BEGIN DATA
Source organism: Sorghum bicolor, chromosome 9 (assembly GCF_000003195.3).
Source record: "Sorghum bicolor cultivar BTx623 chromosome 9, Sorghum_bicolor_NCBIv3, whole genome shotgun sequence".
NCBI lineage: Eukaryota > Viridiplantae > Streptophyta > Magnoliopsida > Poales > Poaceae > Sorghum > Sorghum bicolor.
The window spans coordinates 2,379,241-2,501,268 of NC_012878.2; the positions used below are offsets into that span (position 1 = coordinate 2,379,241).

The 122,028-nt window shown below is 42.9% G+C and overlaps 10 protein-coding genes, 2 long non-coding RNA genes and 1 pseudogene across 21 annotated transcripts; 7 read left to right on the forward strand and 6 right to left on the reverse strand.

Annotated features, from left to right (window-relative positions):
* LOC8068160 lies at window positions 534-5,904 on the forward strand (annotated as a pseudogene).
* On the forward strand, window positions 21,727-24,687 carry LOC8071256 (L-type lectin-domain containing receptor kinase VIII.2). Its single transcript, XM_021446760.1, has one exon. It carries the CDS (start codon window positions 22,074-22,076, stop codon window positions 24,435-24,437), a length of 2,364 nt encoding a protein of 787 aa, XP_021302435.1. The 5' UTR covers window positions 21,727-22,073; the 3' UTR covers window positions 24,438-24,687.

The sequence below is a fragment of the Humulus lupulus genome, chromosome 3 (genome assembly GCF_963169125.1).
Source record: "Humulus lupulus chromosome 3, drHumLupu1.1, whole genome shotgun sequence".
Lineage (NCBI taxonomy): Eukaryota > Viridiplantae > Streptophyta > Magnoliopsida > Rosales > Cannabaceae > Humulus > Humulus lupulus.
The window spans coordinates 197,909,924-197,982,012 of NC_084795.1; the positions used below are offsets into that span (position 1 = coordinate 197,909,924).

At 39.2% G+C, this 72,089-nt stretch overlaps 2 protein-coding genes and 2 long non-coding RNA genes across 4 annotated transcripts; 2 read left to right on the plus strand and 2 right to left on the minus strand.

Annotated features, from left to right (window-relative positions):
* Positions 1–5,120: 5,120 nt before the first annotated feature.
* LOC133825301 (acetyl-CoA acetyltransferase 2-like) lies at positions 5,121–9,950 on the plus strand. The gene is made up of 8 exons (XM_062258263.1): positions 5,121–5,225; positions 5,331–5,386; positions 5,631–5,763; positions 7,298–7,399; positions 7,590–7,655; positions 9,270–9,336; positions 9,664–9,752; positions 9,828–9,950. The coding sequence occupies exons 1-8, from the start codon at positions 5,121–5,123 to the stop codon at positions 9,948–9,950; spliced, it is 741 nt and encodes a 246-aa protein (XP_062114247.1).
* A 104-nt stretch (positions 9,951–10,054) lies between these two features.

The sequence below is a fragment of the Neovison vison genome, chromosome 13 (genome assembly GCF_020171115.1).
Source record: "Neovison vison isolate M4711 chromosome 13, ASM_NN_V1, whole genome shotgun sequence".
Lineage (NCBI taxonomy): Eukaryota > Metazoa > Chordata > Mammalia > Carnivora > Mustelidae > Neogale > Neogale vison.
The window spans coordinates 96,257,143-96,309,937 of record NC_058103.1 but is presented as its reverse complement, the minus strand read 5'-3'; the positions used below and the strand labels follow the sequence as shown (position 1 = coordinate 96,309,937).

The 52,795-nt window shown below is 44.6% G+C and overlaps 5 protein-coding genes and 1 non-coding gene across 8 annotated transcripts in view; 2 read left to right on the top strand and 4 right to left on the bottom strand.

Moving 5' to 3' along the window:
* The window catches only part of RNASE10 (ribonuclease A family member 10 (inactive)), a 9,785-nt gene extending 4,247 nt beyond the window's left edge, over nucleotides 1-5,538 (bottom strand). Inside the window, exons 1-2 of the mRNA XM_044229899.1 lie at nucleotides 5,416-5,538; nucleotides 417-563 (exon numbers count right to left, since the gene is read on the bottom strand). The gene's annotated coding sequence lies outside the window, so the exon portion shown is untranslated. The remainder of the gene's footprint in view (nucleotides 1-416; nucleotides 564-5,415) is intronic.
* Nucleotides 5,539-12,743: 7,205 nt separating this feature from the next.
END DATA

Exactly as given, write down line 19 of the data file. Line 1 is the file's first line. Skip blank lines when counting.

Source record: "Neovison vison isolate M4711 chromosome 13, ASM_NN_V1, whole genome shotgun sequence".